By Roger Teel, U.S. Army Research, Development and Engineering Command Public AffairsMay 28, 2013
ABERDEEN PROVING GROUND, Md. (May 28, 2013) -- Army researchers are responding to a request from the U.S. Special Operations Command for technologies to help develop a revolutionary Tactical Assault Light Operator Suit.
The Tactical Assault Light Operator Suit, or TALOS, is an advanced infantry uniform that promises to provide superhuman strength with greater ballistic protection. Using wide-area networking and on-board computers, operators will have more situational awareness of the action around them and of their own bodies.
The U.S. Army Research, Development and Engineering Command, known as RDECOM, is submitting TALOS proposals in response to the May 15 request.
"There is no one industry that can build it," said SOCOM Senior Enlisted Advisor Command Sgt. Maj. Chris Faris during a panel discussion at a conference at MacDill Air Force Base, Fla., recently, reported Defense Media Network.
The request, currently posted on Federal Business Opportunities, is looking for technology demonstration submissions from research and development organizations, private industry, individuals, government labs and academia to support the command-directed requirement issued by Adm. William McRaven, USSOCOM commander.
"[The] requirement is a comprehensive family of systems in a combat armor suit where we bring together an exoskeleton with innovative armor, displays for power monitoring, health monitoring, and integrating a weapon into that -- a whole bunch of stuff that RDECOM is playing heavily in," said. Lt. Col. Karl Borjes, an RDECOM science advisor assigned to SOCOM.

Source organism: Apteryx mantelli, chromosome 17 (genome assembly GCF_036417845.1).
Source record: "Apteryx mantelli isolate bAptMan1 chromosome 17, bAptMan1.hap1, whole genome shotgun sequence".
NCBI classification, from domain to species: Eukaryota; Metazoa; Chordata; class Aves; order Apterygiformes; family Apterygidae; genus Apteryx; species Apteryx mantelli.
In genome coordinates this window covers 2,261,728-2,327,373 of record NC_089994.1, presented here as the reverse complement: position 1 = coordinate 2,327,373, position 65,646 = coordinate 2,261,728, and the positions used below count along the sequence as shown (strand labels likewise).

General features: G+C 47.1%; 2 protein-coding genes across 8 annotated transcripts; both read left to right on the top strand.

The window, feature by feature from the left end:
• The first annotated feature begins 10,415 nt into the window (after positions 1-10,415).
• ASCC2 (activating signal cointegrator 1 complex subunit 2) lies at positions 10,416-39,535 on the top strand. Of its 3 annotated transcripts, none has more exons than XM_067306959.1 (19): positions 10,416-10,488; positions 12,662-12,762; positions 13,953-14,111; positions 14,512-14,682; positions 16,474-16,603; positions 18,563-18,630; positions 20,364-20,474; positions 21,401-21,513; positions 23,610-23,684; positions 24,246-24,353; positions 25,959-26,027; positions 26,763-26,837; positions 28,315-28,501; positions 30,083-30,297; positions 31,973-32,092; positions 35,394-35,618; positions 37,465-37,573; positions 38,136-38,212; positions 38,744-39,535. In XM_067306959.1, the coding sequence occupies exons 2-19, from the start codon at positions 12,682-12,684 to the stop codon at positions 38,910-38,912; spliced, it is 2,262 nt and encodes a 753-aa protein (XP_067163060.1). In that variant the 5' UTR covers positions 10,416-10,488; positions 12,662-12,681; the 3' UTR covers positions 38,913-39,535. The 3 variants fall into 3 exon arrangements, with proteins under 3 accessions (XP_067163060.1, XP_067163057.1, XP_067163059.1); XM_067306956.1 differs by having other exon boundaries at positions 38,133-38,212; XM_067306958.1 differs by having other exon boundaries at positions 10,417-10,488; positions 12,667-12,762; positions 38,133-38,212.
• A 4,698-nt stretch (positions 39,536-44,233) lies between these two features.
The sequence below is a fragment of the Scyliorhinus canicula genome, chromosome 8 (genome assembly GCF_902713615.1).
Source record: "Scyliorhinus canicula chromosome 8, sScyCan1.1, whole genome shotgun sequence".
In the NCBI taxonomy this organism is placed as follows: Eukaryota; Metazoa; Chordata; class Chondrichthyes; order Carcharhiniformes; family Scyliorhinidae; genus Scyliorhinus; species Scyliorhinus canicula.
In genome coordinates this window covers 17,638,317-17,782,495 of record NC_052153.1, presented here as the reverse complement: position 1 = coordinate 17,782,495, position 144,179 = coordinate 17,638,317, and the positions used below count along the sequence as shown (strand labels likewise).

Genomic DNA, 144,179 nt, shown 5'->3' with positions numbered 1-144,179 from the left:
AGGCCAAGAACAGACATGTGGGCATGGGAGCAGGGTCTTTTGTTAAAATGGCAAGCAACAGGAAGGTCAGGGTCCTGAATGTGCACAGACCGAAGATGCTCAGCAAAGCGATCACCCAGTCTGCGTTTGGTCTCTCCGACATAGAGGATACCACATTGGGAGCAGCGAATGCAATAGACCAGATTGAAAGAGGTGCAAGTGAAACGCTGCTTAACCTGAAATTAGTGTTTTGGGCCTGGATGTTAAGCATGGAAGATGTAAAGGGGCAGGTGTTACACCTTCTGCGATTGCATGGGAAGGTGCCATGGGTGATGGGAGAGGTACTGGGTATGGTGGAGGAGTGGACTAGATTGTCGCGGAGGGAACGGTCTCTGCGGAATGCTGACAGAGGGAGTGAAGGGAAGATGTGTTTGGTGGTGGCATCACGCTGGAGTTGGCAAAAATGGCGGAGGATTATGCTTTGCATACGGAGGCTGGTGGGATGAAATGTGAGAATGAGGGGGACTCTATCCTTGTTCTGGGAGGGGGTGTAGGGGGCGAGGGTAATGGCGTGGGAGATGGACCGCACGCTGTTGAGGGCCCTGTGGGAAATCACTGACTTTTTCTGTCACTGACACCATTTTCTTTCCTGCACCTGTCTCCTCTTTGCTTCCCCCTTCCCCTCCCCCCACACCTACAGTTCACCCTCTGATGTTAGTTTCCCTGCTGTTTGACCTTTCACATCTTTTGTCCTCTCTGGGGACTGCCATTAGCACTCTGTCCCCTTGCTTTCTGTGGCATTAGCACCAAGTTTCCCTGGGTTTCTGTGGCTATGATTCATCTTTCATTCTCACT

TALOS will have a physiological subsystem that lies against the skin that is embedded with sensors to monitor core body temperature, skin temperature, heart rate, body position and hydration levels.
Scientists at the Massachusetts Institute of Technology are currently developing armor made from magnetorheological fluids -- liquid body armor -- that transforms from liquid to solid in milliseconds when a magnetic field or electrical current is applied. Though still in development, this technology will likely be submitted to support TALOS.
"RDECOM cuts across every aspect making up this combat armor suit," Borjes said "It's advanced armor. It's communications, antennas. It's cognitive performance. It's sensors, miniature-type circuits. That's all going to fit in here, too."
SOCOM demonstrations will take placeJuly 8-10, at or near MacDill Air Force Base.
The request asks participants to submit a white paper summary of their technology by May 31, describing how TALOS can be constructed using current and emerging technologies. A limited number of participant white papers will be selected and those selected will demonstrate their technologies.
The initial demonstration goal is to identify technologies that could be integrated into an initial capability within a year. A second goal is to determine if fielding the TALOS within three years is feasible.
U.S. Army science advisors, such as Borjes, are embedded with major units around the world to speed technology solutions to Soldiers' needs. The Field Assistance in Science and Technology program's 30 science advisors, both uniformed officers and Army civilians, provide a link between Soldiers and the RDECOM's thousands of subject matter experts.
The U.S. Army Research, Development and Engineering Command has the mission to develop technology and engineering solutions for America's Soldiers.
RDECOM is a major subordinate command of the U.S. Army Materiel Command. AMC is the Army's premier provider of materiel readiness -- technology, acquisition support, materiel development, logistics power projection, and sustainment -- to the total force, across the spectrum of joint military operations. If a Soldier shoots it, drives it, flies it, wears it, eats it or communicates with it, AMC provides it.